Skip to comments.Flags displayed at museum give a look at area's history, pride
Posted on 05/13/2003 6:34:39 AM PDT by stainlessbanner
One of the highlights of the Cape Fear Museum's exhibit, "What So Proudly We Hailed," is the Second National Confederate Flag, mostly white with a rebel battle flag in reversed colors stitched into the canton, or field.
The flag was made by Wilmington women and given to Col. William Lamb, commander of Fort Fisher, after his men rebuffed a Union attack on the fort around Christmas 1864.
It was waving over Fort Fisher on Jan. 15, 1865, when the Yankees made their final, decisive assault on the fort, combining a "shock and awe" naval bombardment – the largest ever at the time – with an advance from the north by 4,000 soldiers.
Fort Fisher was bravely defended by a force of around 1,500 men, while Confederate Gen. Braxton Bragg sat idly by with 6,000 troops at Sugarloaf, that big sand dune in Carolina Beach State Park.
The flag was captured by Union naval shore troops and ended up in a sea chest owned by the Lathrop family in Stockport, N.Y.
Charles Chadbourn, a Wilmington man serving as executive secretary to the Episcopal Diocese of Albany, persuaded the family to return the flag to Wilmington in 1934.
Among other flags on display are the First National Confederate Flag from Fort Caswell, which was found in the home of one of my ancestors, Col. John Lucas Cantwell. In January 1861, a group of hotheads from Wilmington crossed the Cape Fear River and took over lightly-defended Union forts Johnston and Caswell, near present-day Southport. But Gov. John Ellis judged it wasn't time to start the Civil War yet, so he made them give the forts back.
It was Col. Cantwell's job to go tell the boys to return the forts. After the war started in April at Fort Sumter, S.C., the colonel led a mission to retake them.
Chris Fonvielle Jr., a historian at the University of North Carolina at Wilmington, helped me piece all this together.
I walked through the exhibit with Ruth Haas, the museum's director, and its curator, Barbara Rowe.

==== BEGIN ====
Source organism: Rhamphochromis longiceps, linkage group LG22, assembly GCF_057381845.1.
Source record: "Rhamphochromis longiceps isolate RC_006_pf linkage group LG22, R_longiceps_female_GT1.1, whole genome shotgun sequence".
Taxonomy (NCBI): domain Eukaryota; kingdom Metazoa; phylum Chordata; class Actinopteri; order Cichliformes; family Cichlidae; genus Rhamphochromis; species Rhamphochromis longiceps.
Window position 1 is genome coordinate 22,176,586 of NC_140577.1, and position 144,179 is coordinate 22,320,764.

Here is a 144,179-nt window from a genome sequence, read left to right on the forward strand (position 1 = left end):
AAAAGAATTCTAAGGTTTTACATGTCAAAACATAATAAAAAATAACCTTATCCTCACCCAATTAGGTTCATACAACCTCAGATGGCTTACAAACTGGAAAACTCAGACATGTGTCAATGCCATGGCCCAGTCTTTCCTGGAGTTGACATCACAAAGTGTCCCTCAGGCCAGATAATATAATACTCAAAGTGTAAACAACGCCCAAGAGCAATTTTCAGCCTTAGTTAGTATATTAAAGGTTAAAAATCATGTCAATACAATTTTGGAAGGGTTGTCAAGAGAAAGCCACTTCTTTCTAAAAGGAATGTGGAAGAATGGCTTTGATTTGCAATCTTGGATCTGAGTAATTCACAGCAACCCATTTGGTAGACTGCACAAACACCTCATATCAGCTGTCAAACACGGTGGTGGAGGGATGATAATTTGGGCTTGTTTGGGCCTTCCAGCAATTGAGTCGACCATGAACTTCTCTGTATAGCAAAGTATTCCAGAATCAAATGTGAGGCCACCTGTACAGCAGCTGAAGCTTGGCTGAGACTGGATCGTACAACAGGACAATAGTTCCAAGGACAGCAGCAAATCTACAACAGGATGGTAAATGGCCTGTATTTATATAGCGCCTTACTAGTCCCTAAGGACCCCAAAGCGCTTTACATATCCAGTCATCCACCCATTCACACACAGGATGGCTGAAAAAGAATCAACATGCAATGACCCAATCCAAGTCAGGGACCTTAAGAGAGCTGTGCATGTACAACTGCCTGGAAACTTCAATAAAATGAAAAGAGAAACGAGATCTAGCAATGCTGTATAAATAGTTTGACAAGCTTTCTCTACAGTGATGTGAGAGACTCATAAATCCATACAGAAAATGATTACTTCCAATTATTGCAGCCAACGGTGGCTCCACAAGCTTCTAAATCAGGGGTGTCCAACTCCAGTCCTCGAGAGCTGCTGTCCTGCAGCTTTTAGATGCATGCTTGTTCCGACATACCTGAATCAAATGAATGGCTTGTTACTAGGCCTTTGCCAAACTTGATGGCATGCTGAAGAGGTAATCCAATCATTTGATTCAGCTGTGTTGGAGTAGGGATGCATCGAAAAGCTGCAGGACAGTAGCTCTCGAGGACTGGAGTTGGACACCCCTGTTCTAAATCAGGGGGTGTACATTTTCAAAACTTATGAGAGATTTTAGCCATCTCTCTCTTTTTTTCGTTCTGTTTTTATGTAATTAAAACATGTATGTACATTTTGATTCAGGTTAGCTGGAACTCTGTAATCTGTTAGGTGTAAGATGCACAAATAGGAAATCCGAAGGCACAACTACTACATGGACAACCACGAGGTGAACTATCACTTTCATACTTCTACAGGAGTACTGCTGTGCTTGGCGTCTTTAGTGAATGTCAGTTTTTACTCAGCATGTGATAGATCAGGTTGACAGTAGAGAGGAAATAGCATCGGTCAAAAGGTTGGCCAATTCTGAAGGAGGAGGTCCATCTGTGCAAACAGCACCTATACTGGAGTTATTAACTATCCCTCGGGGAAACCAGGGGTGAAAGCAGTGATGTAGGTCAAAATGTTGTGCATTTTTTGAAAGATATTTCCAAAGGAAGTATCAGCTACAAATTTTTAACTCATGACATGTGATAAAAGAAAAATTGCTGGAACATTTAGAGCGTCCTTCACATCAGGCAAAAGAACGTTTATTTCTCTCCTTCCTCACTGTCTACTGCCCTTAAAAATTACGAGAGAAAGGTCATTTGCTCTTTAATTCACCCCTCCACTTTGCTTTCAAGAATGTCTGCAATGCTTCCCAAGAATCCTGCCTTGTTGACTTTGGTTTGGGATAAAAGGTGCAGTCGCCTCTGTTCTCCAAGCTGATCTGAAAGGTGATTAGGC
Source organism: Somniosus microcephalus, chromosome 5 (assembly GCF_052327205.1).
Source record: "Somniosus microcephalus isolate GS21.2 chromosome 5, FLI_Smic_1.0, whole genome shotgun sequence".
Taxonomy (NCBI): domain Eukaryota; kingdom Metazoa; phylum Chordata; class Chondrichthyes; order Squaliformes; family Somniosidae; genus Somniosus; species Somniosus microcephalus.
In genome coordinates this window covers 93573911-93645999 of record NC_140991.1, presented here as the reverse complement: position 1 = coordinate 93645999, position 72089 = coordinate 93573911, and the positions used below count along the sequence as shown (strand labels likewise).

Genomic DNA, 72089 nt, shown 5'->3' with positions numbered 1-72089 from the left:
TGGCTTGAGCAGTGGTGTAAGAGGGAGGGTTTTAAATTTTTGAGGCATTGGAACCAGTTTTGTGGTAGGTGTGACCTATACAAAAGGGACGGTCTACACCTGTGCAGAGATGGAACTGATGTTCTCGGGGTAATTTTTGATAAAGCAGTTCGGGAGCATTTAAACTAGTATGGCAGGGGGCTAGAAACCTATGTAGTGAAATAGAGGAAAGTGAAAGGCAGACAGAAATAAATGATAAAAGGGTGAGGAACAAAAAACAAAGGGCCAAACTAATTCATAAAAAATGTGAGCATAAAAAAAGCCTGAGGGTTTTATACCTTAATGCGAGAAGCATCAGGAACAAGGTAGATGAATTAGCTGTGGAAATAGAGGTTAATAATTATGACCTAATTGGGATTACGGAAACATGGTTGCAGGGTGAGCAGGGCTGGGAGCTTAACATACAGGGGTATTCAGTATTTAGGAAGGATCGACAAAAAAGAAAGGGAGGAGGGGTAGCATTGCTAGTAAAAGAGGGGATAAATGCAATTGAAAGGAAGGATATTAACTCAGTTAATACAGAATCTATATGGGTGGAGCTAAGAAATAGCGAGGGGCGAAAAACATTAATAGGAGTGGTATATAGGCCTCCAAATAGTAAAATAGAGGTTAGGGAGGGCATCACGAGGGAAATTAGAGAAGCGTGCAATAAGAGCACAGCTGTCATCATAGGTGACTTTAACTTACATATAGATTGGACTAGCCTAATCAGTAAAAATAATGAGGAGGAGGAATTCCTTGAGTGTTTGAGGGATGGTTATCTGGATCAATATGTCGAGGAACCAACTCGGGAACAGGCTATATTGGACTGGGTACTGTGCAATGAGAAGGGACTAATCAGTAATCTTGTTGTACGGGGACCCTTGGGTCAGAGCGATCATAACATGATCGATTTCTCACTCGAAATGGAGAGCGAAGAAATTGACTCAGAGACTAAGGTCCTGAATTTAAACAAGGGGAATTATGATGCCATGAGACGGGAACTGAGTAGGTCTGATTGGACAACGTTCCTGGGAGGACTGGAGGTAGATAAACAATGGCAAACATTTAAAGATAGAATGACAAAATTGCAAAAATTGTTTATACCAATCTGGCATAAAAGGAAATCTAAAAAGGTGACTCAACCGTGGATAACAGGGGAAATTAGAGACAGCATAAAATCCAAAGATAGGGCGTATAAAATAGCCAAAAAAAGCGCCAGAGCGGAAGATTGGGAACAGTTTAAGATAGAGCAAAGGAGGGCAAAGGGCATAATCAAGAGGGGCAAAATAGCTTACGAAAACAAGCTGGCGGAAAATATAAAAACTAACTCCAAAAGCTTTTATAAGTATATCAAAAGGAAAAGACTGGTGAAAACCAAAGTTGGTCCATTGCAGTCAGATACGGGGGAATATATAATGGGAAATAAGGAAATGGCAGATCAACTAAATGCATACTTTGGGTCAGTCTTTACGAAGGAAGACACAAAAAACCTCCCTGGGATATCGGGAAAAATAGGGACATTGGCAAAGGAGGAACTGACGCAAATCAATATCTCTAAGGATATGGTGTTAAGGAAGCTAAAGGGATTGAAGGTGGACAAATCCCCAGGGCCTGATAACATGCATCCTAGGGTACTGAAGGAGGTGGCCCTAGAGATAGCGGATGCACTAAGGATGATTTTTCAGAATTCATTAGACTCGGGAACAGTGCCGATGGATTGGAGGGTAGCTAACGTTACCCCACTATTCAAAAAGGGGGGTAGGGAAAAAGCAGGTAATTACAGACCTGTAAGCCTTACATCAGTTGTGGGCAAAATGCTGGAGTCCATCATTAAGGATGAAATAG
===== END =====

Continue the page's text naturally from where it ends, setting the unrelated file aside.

Another flag the museum displayed earlier was a 34-star U.S. flag. On Feb. 1, 1861, it was draped over the speaker's table at a meeting to decide whether locals should support secession. William King Covell of Rhode Island owned it.
Later, locals declared Mr. Covell an "enemy alien," so he grabbed his flag and high-tailed it back to Newport. His grandson donated the flag to Wilmington a century later.
The museum also has the prototype of the 9-11 Remembrance Flag created by Wilmington's Gwen Loiacono. And it has Nazi flags brought back to Wilmington as souvenirs by World War II servicemen.
But the exhibit is as much about preserving historic flags as it is about displaying them.
Patricia Ewer, a textile conservator from Asheville, has been working on the museum's flags. She's done several already.
The idea is to preserve flags, not to restore them.
"Restoration assumed you knew what the artist originally intended," she said. "That has created problems" such as reweaving in the wrong materials or using wrong colors.
Ms. Rowe said damage to a flag helps tell its history. You wouldn't repair a bullet hole in a battle flag, for example.
The museum hopes to find people or groups willing to fund preservation efforts. The big 34-star Union flag or the Second National Confederate Flag would cost $5,320 each to stabilize. Other flags are lower in cost and, of course, people can donate smaller amounts.
A flag is a pretty special piece of cloth. People rally around them, fight for them and die for them. A few are odious to some people, like a Nazi flag or a rebel flag. But all are important artifacts that can tell us much about ourselves.
Call the museum at 341-4350 for more information.
And if you want to see the flag exhibit, you'd better do it soon. It runs through Memorial Day, and then it comes down.
Visit the online "Common Sense" forum via www.starnewsonline.com/cantwell. Contact Si Cantwell at 343-2364 or email@example.com
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